Coronavirus Measures for U.S. Local Leaders to Consider
By Kathleen Koch
LeadersLink Founder & Executive Director
The spread of the coronavirus in China gives leaders of U.S. cities and counties the unique opportunity to watch a response in real time, see what works and doesn’t and consider what they would do if the virus began to spread here.
Understand the threat.
During flu season in the U.S., on average one of every one thousand people who contract it will die. In 2002 when the SARS virus started in Asia and spread to more than two dozen countries, one in ten patients died. With the coronavirus, one in fifty infected will die. So while the coronavirus is more dangerous than influenza, it is not as deadly as SARS.
Ninety-nine percent of coronavirus cases are in China. The patients diagnosed with coronavirus in the U.S. have been put in isolation. None have died and there is no evidence of spread of the disease here. Medical experts do remain concerned that unlike SARS and influenza the coronavirus may be spread before an infected person has symptoms, which makes the disease harder to control.
The coronavirus has been declared a public health emergency, but not a pandemic. The last pandemic declared in the U.S. was the H1N1 flu in 2009.
Have a plan.
It has been more than a decade since most communities here dealt with a fast-spreading illness. So experts like former FEMA Deputy Administrator and former Boston Public Health Commission Assistant Director Richard Serino advise elected officials to prepare.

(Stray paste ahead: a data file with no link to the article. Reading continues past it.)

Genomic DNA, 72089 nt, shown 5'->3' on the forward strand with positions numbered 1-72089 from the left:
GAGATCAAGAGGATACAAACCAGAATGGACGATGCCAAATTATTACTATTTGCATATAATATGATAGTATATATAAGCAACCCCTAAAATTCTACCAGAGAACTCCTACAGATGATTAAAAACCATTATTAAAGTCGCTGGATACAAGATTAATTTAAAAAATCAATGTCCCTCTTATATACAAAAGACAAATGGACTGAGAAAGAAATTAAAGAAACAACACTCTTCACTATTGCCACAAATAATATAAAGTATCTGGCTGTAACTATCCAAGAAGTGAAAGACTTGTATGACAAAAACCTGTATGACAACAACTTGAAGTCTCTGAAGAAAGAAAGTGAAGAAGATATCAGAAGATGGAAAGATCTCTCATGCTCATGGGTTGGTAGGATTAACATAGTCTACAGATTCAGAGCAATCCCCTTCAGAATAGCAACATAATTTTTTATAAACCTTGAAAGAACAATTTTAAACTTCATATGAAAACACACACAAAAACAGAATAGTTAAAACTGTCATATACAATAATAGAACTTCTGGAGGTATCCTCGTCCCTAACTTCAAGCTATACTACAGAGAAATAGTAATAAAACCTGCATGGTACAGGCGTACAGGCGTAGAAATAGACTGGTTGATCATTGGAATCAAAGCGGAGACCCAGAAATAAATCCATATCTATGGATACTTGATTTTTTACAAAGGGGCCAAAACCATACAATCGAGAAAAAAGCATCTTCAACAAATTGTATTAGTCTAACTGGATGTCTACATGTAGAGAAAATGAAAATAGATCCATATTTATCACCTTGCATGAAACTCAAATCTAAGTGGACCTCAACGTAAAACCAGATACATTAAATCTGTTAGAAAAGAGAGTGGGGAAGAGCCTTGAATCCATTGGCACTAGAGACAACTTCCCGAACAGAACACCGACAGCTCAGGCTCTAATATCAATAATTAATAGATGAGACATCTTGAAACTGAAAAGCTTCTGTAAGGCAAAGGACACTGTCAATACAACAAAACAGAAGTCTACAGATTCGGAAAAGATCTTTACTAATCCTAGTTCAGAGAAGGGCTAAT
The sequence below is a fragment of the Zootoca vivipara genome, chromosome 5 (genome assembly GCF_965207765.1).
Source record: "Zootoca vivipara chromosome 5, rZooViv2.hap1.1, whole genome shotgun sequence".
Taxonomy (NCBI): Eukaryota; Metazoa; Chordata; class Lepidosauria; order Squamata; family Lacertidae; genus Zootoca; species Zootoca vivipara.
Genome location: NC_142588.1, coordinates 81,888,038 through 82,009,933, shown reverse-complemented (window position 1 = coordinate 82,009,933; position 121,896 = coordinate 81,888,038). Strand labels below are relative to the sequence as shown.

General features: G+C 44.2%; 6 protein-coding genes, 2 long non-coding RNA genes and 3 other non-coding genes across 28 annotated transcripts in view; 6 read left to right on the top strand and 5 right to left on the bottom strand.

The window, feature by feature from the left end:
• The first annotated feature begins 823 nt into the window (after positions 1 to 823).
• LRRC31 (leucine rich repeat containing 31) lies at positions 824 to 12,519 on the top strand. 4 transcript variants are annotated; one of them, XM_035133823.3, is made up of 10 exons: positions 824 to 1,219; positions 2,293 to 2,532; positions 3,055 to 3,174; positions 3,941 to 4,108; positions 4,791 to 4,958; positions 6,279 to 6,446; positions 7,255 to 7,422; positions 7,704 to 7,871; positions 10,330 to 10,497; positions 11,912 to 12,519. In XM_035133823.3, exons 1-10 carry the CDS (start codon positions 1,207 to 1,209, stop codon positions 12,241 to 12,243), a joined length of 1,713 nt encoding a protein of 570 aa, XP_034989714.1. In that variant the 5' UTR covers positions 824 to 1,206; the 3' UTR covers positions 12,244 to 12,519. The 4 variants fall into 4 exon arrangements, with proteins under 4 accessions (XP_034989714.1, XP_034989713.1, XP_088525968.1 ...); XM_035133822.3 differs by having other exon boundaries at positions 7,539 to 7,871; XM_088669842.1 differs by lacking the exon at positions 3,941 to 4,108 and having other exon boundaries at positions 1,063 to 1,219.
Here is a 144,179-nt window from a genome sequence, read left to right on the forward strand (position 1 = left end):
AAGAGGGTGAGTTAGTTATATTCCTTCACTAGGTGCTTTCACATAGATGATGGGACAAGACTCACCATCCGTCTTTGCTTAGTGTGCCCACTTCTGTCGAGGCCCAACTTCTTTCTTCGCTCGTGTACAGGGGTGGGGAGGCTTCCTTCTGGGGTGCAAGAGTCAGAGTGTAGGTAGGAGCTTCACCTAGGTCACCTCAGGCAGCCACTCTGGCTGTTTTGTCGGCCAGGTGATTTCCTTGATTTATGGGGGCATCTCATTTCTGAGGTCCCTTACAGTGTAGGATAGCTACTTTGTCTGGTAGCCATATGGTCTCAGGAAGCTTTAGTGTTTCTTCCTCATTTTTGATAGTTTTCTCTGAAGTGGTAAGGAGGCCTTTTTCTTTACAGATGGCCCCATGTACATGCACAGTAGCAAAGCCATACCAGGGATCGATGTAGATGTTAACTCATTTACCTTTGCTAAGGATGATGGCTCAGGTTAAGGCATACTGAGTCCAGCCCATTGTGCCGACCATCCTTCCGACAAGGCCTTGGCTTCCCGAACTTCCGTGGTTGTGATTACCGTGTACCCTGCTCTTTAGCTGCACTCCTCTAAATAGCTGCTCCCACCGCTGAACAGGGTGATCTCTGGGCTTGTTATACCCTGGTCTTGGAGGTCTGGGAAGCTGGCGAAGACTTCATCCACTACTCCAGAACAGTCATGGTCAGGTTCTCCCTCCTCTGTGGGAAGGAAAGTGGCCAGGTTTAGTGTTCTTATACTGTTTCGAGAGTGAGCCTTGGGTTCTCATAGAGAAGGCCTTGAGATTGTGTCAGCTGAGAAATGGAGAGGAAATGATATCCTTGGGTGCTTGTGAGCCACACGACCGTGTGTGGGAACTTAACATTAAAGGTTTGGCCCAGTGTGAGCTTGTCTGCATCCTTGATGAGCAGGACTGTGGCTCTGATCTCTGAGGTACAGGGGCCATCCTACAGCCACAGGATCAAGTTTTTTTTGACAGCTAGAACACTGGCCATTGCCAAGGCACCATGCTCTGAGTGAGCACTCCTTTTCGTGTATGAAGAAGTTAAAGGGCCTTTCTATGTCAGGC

“Take the opportunity now to start planning, to ask the questions of their emergency manager,” says Serino. “Ask the questions of your fire chief, your police chief, your public health director, EMS chief. Ask them now, ‘What’s the plan?’ And tell ‘em you want to see the plan.”
He believes being hands on is important. “You want to sit through a drill. Be involved in the planning stages. Develop a relationship with them and then trust what they have to say. And if you don’t understand something, ask them again.”
Plans should include how to continue providing essential government services with a reduced staff. Consider what could be provided virtually to minimize unnecessary contact and travel. Have a strategy for crowd and traffic control at local medical facilities, since statistics show that during the spread of a highly contagious illness four times as many people seek treatment as are actually infected with the disease.
Make sure others have a plan.
When a potential health crisis looms, city and county leaders should contact their local health care coalition and make certain medical facilities in their community are coordinating with each other.
“While we understand that day to day they are competitors, when it comes to something like this or it comes to an emergency, they have to have a plan in place to communicate things like supply levels. Are they all operating under the same protocol? Are they all connecting with their local health departments?” explains Mary Laurel Castle, Deputy Director of the Northern Virginia Hospital Alliance.
“I would certainly advise people to check. Because the last thing you want is to hear that the next jurisdiction over is tackling their screening or their response for a disease in a different way than your jurisdiction. That undermines the confidence people have in the response system.”
Mayors and county leaders should check with local utilities to make sure they’ve developed plans to continue providing essential services even if the virus impacted a large percentage of their staff.